I’m a Little League baseball coach and one of the things that I taught all of my players was that we practice how we play we play how we practice. This the same principle we find in our walk with Christ. The deeper our relationship with Christ the more be able to endure the darker times that will come in our life. Whether it is the death of a loved one with a loss of our freedom due to our faith we can stand on the promise that Jesus gave us in the statement that his burden is not heavy.

     I know there are a ton of other questions that we could ask but I will close simply with this. As the body of Christ we should pray daily and urgently for those that are held captive by the evil that is ISIS! But we should also pray for the captors because they don’t know that they are playing with fire. They think that they have captured 100 or more Christians and that they had the opportunity to do what they will with those men and women. The truth is God has sent 100 or more missionaries into their camps to proclaim his excellent message of grace, mercy, and forgiveness.

     Truth is no weapon formed by man or Angels can harm any Christian without the express permission of the creator of the universe. Those ISIS terrorists are literally holding lightning in a bottle and it is my prayer that salvation will break out in a wildfire revival fashion where those Christians are being held and that those terrorists will come to know Christ, repent of their sins and seek to follow the true God of the universe the rest of their lives!

Tuesday, February 17, 2015

To Live or let Die...?

                “Pastor I have a question, I’m 86 years old and my husband is also 86 and he is not doing so well. I love him very much and when he goes home to be with Jesus I’m not sure that I want to stay here without him. Is it all right if I go to the hospital and have the doctors and my life?”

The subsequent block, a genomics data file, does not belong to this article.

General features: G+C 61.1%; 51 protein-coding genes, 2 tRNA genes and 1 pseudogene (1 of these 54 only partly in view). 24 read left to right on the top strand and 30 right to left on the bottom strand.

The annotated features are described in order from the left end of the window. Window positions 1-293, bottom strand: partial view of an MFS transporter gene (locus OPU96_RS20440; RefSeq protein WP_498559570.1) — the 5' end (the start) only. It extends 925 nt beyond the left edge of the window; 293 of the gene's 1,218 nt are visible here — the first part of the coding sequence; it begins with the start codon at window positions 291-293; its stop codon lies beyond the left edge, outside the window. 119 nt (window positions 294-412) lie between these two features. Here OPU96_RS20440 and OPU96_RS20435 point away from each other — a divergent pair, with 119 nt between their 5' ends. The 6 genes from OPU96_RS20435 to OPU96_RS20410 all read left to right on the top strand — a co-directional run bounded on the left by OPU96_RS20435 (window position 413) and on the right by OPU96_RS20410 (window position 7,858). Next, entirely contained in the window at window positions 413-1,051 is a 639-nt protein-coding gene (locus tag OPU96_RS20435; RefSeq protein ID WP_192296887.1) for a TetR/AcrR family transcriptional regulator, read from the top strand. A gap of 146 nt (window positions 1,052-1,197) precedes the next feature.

“Pastor I have a question, I’m not sure how to say this but I have been diagnosed with end-stage pancreatic cancer and the doctors have told me that there is nothing they can do to save my life. The only thing they can do is give me an extra few months but in doing so it’s going to be very painful. Is it okay if I tell the doctors no and just try to make myself comfortable before I pass into the next life?”
                “Pastor I have a question, I have a fast-moving brain cancer that will require the doctors to do a complicated and risky surgery and even then they can’t guarantee they’ll get it all. If they attempted no matter what I will be left without a significant portion of my memories and my mental acuity. Should I go for the surgery knowing that I will forget everyone that I love, or should I simply allow the cancer to kill me with my memories intact?”
                “Pastor I have a question, my wife and I have just returned from the doctor and they have told us that the baby that my wife is carrying will most likely have Down syndrome. They want us to do an abortion, is it right for us to do that?”